August 12, 2009

Proposed ground rules on teacher evaluation and test discussion

Seeing how too many writers about Race to the Top, tests, and teacher evaluation would have taken actions in the Cuban Missile Crisis that would have led to nuclear war--i.e., seeing the worst in opponents, or maybe seeing posturing as the best path forward for themselves personally or for their positions (sound like the health-care debate-cum-food-fight?)--I am hereby proposing the following ground rules/stipulations:

  1. The modal forms of teacher evaluation used in K-12 schools are not useful.
  2. Some aspect of student performance (abstracted from all measurement questions and concerns about flawed tests) should matter in teacher evaluation.
  3. At least one problem of including student performance in teacher evaluation is how to use messy and flawed data. This comes from the fact that current tests are flawed. Heck, all tests are going to be imperfect and create the dilemma that Diane Ravitch referred to this morning. But plenty of today's tests should embarrass anyone who approved their use.
  4. Yes, people who disagree with you have used inane arguments, and some of them might even have gotten some provisions through a legislature by logrolling. I know I can say the same about your putative allies. Let's call each other out on those moves, and then move on to the substantive issues. Doing more than calling people out on that at the time (i.e., holding grudges) is playing the game of "your side is dirtier than mine," and you will inevitably lose that game, especially if there's an historian in the room (and in addition to me, there's also Diane Ravitch, Larry Cuban, Maris Vinovskis, and others who can quickly point out where folks have played dirty political pool for decades, though many of us will just call it the standard operating procedure in education politics). See reference above to Cuban Missile Crisis. If Reagan make an arms-control treaty with Gorbachev, we can all be a little more mature in disagreements.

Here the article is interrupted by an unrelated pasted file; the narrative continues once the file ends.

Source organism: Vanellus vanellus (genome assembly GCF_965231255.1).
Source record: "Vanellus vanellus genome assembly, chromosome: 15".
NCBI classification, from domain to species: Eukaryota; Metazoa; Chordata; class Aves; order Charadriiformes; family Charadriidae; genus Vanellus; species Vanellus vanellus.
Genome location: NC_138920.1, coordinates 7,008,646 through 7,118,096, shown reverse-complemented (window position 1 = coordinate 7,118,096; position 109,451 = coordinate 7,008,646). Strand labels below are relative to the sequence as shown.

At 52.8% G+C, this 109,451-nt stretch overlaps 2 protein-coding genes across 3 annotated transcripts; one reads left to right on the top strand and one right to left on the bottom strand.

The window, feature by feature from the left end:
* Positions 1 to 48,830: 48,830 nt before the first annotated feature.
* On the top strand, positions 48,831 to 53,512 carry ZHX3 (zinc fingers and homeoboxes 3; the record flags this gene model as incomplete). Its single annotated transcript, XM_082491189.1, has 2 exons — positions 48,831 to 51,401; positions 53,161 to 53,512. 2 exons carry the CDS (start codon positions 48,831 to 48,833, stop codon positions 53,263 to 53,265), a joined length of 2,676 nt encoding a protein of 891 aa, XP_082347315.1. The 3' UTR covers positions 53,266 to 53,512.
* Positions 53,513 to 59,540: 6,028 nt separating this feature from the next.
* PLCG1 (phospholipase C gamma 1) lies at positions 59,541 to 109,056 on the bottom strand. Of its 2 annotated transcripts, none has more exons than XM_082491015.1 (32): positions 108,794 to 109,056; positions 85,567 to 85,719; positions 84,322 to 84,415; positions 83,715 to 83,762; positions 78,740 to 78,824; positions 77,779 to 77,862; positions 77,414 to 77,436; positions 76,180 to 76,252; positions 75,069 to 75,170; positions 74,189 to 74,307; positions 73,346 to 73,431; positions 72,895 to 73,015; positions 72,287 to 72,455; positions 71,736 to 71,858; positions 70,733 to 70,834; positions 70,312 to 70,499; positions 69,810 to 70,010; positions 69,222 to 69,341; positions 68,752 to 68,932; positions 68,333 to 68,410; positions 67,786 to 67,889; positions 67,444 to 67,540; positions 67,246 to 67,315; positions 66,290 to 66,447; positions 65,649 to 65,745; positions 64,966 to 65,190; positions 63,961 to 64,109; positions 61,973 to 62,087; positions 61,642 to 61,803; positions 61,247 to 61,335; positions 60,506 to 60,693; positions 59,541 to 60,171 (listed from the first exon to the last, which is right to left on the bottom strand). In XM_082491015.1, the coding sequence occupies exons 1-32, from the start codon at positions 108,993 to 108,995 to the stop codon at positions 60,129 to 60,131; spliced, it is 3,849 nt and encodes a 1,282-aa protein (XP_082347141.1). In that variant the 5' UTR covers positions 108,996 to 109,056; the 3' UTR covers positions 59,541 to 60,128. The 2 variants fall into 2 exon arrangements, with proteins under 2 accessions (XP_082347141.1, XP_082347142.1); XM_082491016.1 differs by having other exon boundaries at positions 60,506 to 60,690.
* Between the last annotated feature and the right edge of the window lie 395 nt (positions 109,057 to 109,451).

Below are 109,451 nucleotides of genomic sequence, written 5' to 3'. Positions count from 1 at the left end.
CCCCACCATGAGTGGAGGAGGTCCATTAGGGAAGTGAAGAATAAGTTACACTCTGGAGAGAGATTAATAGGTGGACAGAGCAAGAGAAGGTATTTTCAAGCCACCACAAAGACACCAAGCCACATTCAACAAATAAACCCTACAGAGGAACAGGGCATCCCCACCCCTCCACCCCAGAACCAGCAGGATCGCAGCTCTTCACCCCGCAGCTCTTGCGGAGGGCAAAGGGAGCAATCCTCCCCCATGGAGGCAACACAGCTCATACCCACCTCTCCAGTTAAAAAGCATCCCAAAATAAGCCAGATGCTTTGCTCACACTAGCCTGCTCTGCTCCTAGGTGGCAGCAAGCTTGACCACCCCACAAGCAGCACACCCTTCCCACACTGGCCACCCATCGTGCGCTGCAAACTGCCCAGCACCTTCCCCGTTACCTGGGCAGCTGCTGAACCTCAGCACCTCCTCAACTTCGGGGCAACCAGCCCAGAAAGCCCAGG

Anyone who has broken these ground rules or is going to break the ground rules in the near future is currently in a grace period thanks to my staying away from blogging much in the past few weeks. But if I have time in the fall, I'll write a weekly entry on who's doing the best and worst jobs of fighting fairly on this issue.
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Posted in Accountability Frankenstein on August 12, 2009 9:27 AM |